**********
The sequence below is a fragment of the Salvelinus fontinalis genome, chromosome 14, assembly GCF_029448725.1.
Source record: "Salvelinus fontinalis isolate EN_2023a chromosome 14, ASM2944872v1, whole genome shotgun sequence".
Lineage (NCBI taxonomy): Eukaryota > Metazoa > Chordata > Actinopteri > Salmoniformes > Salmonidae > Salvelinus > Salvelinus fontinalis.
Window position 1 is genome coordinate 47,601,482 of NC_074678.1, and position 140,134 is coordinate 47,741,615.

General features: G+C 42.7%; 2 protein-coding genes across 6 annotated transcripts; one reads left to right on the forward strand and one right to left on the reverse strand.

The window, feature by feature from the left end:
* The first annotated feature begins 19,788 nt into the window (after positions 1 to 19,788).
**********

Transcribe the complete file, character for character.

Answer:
The sequence below is a fragment of the Salvelinus fontinalis genome, chromosome 14, assembly GCF_029448725.1.
Source record: "Salvelinus fontinalis isolate EN_2023a chromosome 14, ASM2944872v1, whole genome shotgun sequence".
Lineage (NCBI taxonomy): Eukaryota > Metazoa > Chordata > Actinopteri > Salmoniformes > Salmonidae > Salvelinus > Salvelinus fontinalis.
Window position 1 is genome coordinate 47,601,482 of NC_074678.1, and position 140,134 is coordinate 47,741,615.

General features: G+C 42.7%; 2 protein-coding genes across 6 annotated transcripts; one reads left to right on the forward strand and one right to left on the reverse strand.

The window, feature by feature from the left end:
* The first annotated feature begins 19,788 nt into the window (after positions 1 to 19,788).